But why? Why was I so prejudiced against the poor monster? Perhaps I wasn't introduced to Gamera in the right context. Instead of a magical late night marathon that transformed me into a Godzilla fan, my first glimpse of Gamera was via the television show MYSTERY SCIENCE THEATER 3000. Five of his movies were roasted by Joel Robinson and his robot pals during the third season, and I happily laughed along as they ripped apart the films' goofy, innocent tone. Stupid turtle. In all fairness though, MST3K also riffed on GODZILLA VS. MEGALON and GODZILLA VS. THE SEA MONSTER, so the big man of Monster Island wasn't safe either. My blind hatred was also probably due to it being my first brush with geek brand loyalty. How could any monster dare stand up to the rightful popularity of Godzilla?! Heck, if you recall our review of KING KONG VS. GODZILLA, I wrote about how outraged I was as a child to see some dumb ol' ape be victorious over my King of the Monsters. An outrage I say!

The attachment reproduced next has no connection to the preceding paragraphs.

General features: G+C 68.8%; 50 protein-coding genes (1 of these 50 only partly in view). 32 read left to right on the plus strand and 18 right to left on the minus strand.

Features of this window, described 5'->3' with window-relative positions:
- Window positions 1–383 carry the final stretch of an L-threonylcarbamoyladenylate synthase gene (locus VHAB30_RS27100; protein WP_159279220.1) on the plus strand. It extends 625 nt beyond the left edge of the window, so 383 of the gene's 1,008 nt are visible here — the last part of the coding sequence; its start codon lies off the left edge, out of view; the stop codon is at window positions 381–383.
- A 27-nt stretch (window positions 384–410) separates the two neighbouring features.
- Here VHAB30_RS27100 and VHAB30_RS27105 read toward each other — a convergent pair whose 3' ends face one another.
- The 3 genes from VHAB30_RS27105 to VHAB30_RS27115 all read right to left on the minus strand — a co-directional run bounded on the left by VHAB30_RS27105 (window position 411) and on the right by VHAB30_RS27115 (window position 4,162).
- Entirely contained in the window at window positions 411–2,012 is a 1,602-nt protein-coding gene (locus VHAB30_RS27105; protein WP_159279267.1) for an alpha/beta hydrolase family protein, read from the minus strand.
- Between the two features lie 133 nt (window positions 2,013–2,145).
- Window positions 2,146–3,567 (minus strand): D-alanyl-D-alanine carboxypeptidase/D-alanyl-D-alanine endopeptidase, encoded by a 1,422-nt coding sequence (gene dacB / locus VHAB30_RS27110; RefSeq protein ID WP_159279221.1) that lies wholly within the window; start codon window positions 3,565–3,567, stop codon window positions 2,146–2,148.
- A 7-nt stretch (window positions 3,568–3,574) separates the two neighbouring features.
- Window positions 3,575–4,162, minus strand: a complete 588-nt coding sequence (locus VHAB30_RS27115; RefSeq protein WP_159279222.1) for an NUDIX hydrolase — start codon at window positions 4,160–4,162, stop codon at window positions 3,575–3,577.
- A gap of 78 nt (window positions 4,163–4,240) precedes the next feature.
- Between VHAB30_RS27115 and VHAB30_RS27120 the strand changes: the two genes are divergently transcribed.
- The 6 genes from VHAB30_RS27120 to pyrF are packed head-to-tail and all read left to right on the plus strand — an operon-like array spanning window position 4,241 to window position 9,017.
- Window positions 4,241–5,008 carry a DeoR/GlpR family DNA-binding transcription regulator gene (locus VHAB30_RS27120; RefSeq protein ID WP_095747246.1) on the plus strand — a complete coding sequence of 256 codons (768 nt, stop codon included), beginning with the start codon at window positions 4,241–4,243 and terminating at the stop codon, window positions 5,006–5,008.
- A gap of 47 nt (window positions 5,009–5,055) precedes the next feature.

Many years passed however, and my unwavering allegiance to Godzilla became more relaxed. I eventually came around to watch a few Gamera Showa era movies and was amused the monster's antics. They didn't make me a convert, but I could now see his appeal. He's a flying, fire-breathing turtle who has a soft spot for protecting children. Of course kids would love him! Later on based on strong recommendations, I also checked out the incredibly awesome Gamera Heisei trilogy, headed up by director Shusuke Kaneko (who brought that same kinetic energy to GODZILLA, MOTHRA & KING GHIDORAH: GIANT MONSTERS ALL-OUT ATTACK). So where does that leave me before I dive headfirst into the entire Gamera filmography? For me, MEMORIES FROM MONSTER ISLAND was my way of reconnecting with my childhood friend Godzilla to examine our long relationship and how it remains strong to this day. In this sense, TURTLE TALK will be me trying to make peace with an old acquaintance I've unfairly treated all these years. And Gamera, I wouldn't mind calling you my friend at the end of this. So sit tight, readers, because next week we're kicking off our coverage by blasting back to 1955 with (what else?) GAMERA!